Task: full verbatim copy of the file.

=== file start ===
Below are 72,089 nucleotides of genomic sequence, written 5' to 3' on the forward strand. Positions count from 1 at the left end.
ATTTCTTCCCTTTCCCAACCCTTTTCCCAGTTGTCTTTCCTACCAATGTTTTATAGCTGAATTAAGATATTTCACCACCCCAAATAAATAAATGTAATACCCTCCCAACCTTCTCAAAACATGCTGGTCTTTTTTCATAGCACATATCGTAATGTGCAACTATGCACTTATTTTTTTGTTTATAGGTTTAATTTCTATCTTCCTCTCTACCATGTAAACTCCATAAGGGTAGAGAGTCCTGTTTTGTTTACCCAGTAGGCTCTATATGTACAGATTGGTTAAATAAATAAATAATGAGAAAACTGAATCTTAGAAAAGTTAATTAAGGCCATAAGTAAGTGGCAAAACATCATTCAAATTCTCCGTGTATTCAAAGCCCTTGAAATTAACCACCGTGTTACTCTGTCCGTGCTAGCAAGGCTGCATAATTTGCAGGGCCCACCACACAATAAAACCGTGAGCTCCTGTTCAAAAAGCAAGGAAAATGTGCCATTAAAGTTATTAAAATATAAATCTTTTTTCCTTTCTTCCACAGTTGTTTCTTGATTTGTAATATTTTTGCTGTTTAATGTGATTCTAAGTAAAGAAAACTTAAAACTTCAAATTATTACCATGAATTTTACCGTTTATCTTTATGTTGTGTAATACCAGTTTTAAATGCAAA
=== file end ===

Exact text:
Below are 72,089 nucleotides of genomic sequence, written 5' to 3' on the forward strand. Positions count from 1 at the left end.
ATTTCTTCCCTTTCCCAACCCTTTTCCCAGTTGTCTTTCCTACCAATGTTTTATAGCTGAATTAAGATATTTCACCACCCCAAATAAATAAATGTAATACCCTCCCAACCTTCTCAAAACATGCTGGTCTTTTTTCATAGCACATATCGTAATGTGCAACTATGCACTTATTTTTTTGTTTATAGGTTTAATTTCTATCTTCCTCTCTACCATGTAAACTCCATAAGGGTAGAGAGTCCTGTTTTGTTTACCCAGTAGGCTCTATATGTACAGATTGGTTAAATAAATAAATAATGAGAAAACTGAATCTTAGAAAAGTTAATTAAGGCCATAAGTAAGTGGCAAAACATCATTCAAATTCTCCGTGTATTCAAAGCCCTTGAAATTAACCACCGTGTTACTCTGTCCGTGCTAGCAAGGCTGCATAATTTGCAGGGCCCACCACACAATAAAACCGTGAGCTCCTGTTCAAAAAGCAAGGAAAATGTGCCATTAAAGTTATTAAAATATAAATCTTTTTTCCTTTCTTCCACAGTTGTTTCTTGATTTGTAATATTTTTGCTGTTTAATGTGATTCTAAGTAAAGAAAACTTAAAACTTCAAATTATTACCATGAATTTTACCGTTTATCTTTATGTTGTGTAATACCAGTTTTAAATGCAAA